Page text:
Skip to Main Content

Author

William Stafford was born in Hutchinson, Kansas, in 1914, and died at his home in Lake Oswego, in 1993, at the age of 79. Between 1960 and 1993, William Stafford wrote more than 60 published collections of poetry and prose, including 12 full-length books of poems. Stafford’s first book of poetry, West of Your City, was published in 1960 when he was 46 years old. His second, Traveling Through the Dark, won the National Book Award in 1963. All but one of his books was written in Oregon.

William Stafford was also an influential and beloved teacher of writing. He served as Poetry Consultant to the Library of Congress (the post now known as United States Poet Laureate) during 1970-71 and as Poet Laureate of Oregon from 1975 through 1989. In 1948, Stafford joined the faculty of Lewis & Clark College, where he taught until his retirement in 1980.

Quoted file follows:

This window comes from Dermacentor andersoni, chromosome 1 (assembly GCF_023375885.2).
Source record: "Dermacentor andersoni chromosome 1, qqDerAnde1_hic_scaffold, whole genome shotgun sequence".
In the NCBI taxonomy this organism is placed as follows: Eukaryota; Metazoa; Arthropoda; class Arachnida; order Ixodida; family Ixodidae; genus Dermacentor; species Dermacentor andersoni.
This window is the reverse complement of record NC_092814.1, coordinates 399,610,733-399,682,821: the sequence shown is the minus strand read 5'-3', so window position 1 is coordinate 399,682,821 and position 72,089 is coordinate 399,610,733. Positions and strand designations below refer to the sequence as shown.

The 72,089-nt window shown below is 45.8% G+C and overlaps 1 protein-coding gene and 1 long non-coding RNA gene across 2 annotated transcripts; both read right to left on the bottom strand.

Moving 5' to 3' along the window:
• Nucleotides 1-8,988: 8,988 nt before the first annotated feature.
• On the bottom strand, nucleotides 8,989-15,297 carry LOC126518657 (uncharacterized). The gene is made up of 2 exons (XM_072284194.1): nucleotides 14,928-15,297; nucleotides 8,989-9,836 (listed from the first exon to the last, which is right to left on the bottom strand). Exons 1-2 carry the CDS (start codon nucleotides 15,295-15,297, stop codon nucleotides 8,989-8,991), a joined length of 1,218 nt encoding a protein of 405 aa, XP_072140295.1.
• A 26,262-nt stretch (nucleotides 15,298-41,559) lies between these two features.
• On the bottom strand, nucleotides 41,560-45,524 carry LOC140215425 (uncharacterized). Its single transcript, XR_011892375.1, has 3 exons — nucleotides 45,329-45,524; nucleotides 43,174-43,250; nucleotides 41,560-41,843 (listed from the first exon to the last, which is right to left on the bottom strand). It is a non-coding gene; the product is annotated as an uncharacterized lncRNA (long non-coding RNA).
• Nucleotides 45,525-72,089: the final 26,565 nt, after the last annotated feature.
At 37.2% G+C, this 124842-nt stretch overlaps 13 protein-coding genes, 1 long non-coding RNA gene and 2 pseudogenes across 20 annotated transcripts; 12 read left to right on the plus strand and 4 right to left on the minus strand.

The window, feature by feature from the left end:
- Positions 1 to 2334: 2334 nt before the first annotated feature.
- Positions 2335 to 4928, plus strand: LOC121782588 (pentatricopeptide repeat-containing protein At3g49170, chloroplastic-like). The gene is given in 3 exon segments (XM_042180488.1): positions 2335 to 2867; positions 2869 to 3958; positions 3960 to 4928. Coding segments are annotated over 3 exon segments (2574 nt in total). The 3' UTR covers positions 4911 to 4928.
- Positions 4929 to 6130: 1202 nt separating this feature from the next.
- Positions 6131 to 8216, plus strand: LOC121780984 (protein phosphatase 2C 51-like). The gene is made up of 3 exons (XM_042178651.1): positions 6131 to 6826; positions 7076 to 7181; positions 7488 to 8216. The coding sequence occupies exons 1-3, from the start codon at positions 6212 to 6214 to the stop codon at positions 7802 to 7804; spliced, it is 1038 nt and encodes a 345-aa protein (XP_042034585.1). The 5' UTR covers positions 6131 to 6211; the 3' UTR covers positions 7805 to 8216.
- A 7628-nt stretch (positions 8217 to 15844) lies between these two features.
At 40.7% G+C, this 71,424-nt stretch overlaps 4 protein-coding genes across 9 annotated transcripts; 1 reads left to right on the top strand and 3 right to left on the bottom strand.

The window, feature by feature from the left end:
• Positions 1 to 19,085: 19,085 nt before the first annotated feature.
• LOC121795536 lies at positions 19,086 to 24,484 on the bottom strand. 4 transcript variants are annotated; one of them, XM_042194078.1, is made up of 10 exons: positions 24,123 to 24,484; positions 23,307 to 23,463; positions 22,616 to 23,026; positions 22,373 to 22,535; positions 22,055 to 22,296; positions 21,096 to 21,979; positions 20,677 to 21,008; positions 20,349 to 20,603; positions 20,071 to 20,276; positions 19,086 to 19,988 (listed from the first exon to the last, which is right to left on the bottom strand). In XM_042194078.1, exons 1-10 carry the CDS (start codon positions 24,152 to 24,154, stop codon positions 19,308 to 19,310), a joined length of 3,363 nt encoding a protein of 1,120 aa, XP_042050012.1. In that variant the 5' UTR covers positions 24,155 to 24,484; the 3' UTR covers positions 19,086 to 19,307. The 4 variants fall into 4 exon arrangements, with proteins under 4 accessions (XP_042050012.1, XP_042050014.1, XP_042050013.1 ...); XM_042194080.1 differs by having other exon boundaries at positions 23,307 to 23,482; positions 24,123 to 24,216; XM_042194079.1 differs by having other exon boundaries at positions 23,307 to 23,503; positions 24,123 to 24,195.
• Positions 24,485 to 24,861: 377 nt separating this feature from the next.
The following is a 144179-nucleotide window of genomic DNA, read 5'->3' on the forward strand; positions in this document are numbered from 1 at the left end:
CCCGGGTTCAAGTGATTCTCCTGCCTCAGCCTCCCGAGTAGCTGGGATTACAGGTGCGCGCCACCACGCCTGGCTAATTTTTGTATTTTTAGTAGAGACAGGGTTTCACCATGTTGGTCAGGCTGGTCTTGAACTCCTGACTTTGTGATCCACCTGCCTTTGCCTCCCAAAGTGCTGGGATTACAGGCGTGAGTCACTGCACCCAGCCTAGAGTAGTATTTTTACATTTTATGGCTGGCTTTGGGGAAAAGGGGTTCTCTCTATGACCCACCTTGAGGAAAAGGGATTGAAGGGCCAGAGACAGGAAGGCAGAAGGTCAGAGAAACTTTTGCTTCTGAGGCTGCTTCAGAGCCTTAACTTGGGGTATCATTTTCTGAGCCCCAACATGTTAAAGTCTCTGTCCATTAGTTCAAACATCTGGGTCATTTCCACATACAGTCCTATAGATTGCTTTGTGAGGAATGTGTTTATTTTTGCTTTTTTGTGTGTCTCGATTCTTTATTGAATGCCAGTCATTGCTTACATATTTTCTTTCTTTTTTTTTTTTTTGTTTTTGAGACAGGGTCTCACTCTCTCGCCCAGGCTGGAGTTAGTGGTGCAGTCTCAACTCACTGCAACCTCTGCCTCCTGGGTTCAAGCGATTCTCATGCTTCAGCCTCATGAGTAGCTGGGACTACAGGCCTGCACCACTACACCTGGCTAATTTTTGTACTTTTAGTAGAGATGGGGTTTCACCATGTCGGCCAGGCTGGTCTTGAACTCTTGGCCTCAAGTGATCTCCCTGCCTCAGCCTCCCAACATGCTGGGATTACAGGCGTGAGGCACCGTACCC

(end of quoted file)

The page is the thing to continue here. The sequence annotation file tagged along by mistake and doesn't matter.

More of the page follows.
Stafford grew up during the Great Depression in central and southwest Kansas, with an appreciation for nature, the Great Plains, and books. As a pacifist and conscientious objector during World War II, Stafford did alternative service in civilian work camps in Arkansas, California and Illinois. After the war, Stafford worked for the Church World Service relief organization, taught high school and finished his master's degree in English at the University of Kansas. His master’s thesis, a memoir of his wartime experience in the civilian work camps, was published as Down in My Heart in 1947 and is still in print from Oregon State University Press. In 1948, Stafford joined the faculty of Lewis & Clark College, where he taught until his retirement in 1980.

Stafford's poems tend to be short and deceptively simple. His plain-spoken style invites readers into the poems, which often take unexpected turns toward discovery. His poems are at once quiet and tough-minded, clear and mysterious, open-hearted and sly, serious and funny, witty and down-to-earth. While grounded in day-to-day life and local experience, they also touch on universal concerns, from war and peace to the tension between individual freedom and social responsibility.